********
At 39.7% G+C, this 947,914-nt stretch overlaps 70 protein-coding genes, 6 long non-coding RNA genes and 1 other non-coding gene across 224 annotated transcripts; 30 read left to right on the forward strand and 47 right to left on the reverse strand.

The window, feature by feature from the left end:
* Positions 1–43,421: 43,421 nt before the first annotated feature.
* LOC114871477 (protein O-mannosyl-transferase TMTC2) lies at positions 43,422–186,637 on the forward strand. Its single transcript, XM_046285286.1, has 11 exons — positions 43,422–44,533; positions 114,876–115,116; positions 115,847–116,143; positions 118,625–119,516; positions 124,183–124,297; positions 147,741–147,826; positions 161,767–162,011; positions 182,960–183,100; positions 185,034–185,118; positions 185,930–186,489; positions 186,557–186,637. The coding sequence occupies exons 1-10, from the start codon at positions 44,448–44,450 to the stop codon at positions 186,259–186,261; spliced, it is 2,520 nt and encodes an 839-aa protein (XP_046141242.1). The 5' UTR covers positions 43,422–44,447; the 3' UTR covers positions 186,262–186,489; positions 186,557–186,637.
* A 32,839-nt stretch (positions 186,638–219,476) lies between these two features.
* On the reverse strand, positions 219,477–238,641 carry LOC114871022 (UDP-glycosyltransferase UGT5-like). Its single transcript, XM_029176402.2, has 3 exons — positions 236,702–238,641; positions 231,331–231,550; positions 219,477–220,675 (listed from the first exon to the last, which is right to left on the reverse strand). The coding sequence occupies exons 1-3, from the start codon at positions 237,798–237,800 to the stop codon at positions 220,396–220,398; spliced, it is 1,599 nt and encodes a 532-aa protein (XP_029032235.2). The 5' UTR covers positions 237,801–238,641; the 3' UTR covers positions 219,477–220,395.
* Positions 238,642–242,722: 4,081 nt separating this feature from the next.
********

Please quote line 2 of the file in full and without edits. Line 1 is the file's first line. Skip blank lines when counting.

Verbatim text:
The window, feature by feature from the left end: